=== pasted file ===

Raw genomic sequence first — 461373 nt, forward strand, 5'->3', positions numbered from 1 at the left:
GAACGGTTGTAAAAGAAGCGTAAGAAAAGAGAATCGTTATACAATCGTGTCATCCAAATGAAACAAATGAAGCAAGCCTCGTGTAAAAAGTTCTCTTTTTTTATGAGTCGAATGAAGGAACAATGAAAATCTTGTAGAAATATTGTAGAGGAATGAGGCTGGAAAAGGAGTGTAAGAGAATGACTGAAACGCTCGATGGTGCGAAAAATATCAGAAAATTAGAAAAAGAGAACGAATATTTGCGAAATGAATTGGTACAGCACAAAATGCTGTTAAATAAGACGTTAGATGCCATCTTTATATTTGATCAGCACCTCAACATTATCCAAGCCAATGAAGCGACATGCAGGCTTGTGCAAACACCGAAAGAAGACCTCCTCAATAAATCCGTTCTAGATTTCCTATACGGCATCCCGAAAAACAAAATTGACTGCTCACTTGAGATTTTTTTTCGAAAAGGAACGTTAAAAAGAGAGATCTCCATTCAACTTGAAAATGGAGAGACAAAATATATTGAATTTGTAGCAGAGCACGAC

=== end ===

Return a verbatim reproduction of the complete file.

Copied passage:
Raw genomic sequence first — 461373 nt, forward strand, 5'->3', positions numbered from 1 at the left:
GAACGGTTGTAAAAGAAGCGTAAGAAAAGAGAATCGTTATACAATCGTGTCATCCAAATGAAACAAATGAAGCAAGCCTCGTGTAAAAAGTTCTCTTTTTTTATGAGTCGAATGAAGGAACAATGAAAATCTTGTAGAAATATTGTAGAGGAATGAGGCTGGAAAAGGAGTGTAAGAGAATGACTGAAACGCTCGATGGTGCGAAAAATATCAGAAAATTAGAAAAAGAGAACGAATATTTGCGAAATGAATTGGTACAGCACAAAATGCTGTTAAATAAGACGTTAGATGCCATCTTTATATTTGATCAGCACCTCAACATTATCCAAGCCAATGAAGCGACATGCAGGCTTGTGCAAACACCGAAAGAAGACCTCCTCAATAAATCCGTTCTAGATTTCCTATACGGCATCCCGAAAAACAAAATTGACTGCTCACTTGAGATTTTTTTTCGAAAAGGAACGTTAAAAAGAGAGATCTCCATTCAACTTGAAAATGGAGAGACAAAATATATTGAATTTGTAGCAGAGCACGAC